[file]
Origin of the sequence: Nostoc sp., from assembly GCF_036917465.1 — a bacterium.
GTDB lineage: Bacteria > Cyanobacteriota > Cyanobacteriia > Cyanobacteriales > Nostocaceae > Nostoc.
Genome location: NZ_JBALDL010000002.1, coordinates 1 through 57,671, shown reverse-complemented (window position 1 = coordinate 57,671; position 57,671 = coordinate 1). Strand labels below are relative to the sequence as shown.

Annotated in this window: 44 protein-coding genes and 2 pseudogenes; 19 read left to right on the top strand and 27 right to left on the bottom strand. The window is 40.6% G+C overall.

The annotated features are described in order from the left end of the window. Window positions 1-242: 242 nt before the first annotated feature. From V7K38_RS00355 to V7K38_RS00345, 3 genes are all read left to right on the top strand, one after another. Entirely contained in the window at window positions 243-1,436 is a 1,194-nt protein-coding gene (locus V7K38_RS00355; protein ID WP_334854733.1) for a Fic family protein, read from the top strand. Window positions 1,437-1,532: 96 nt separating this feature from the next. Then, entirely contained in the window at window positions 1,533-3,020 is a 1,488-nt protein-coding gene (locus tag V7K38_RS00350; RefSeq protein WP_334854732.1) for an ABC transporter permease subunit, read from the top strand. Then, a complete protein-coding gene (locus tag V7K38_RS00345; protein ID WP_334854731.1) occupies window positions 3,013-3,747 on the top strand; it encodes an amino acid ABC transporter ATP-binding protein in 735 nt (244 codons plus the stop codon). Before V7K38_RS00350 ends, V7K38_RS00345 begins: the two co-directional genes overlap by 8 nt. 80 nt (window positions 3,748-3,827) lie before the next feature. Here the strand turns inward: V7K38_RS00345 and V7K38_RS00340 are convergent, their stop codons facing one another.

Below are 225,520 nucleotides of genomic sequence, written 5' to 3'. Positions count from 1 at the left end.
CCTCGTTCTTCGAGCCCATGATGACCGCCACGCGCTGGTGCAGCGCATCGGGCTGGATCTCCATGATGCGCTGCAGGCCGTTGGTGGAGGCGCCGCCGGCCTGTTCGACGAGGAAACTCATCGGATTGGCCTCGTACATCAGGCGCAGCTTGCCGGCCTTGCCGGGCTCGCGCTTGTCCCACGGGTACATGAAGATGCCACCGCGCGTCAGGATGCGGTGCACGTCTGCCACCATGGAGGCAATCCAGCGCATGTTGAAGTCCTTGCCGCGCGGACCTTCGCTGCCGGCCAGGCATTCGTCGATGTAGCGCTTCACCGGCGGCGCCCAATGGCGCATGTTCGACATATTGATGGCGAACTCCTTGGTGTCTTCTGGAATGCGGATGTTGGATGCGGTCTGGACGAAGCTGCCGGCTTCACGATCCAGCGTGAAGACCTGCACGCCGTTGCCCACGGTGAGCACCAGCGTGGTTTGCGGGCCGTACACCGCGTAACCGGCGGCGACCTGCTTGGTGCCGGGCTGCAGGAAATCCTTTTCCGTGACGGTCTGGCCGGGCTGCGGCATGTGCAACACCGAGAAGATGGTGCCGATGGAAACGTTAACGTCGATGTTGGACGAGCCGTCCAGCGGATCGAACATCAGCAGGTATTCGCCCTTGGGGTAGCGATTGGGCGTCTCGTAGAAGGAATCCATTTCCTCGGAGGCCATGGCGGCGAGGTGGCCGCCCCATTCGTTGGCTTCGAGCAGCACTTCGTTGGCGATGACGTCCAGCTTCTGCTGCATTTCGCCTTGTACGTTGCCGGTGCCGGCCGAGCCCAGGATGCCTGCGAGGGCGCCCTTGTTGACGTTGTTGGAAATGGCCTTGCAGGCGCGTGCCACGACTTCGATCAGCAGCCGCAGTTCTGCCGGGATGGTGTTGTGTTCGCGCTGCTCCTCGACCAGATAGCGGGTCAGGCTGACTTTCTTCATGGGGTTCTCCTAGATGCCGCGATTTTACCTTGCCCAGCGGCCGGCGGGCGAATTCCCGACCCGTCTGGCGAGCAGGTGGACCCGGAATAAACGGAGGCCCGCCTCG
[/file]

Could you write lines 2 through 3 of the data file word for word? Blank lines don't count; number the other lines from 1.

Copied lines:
GTDB lineage: Bacteria > Cyanobacteriota > Cyanobacteriia > Cyanobacteriales > Nostocaceae > Nostoc.
Genome location: NZ_JBALDL010000002.1, coordinates 1 through 57,671, shown reverse-complemented (window position 1 = coordinate 57,671; position 57,671 = coordinate 1). Strand labels below are relative to the sequence as shown.